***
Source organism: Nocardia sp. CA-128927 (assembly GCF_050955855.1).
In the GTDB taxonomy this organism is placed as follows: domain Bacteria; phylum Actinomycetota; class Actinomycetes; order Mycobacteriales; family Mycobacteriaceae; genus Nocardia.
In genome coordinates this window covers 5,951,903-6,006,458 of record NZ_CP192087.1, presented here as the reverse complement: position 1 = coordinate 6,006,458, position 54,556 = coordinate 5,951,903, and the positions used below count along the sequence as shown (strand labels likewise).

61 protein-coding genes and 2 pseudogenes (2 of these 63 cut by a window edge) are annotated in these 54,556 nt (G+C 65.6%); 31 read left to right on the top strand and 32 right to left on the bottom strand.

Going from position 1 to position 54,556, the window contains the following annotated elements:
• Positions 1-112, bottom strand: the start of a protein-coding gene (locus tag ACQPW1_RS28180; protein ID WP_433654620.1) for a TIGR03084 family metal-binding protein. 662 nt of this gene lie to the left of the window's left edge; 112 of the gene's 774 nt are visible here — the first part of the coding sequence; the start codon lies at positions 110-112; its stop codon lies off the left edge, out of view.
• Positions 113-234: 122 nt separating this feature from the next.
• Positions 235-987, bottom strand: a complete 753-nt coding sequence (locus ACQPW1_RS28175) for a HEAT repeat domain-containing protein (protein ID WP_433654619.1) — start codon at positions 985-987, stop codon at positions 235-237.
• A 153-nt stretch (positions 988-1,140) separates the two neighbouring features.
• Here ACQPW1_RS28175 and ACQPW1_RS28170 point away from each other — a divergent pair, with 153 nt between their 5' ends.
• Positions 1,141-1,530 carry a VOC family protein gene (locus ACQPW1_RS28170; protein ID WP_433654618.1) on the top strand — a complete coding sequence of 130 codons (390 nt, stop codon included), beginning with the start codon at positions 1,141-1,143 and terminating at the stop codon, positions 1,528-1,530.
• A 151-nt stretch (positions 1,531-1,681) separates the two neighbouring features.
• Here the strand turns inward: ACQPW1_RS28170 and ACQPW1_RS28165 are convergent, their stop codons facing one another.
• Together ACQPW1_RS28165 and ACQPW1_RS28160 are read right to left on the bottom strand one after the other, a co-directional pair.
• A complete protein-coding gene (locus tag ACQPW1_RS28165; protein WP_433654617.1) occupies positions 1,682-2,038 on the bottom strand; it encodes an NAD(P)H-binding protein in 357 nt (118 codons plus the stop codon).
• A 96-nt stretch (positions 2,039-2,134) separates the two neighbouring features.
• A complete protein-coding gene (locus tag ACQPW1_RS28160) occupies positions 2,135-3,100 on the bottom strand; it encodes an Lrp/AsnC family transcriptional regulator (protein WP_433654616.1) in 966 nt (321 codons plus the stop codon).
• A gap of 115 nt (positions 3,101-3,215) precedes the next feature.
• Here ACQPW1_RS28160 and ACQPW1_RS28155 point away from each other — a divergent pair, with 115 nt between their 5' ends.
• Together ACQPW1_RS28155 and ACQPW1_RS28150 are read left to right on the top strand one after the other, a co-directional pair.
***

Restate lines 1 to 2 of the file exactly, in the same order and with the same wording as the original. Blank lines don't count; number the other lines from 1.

Source organism: Nocardia sp. CA-128927 (assembly GCF_050955855.1).
In the GTDB taxonomy this organism is placed as follows: domain Bacteria; phylum Actinomycetota; class Actinomycetes; order Mycobacteriales; family Mycobacteriaceae; genus Nocardia.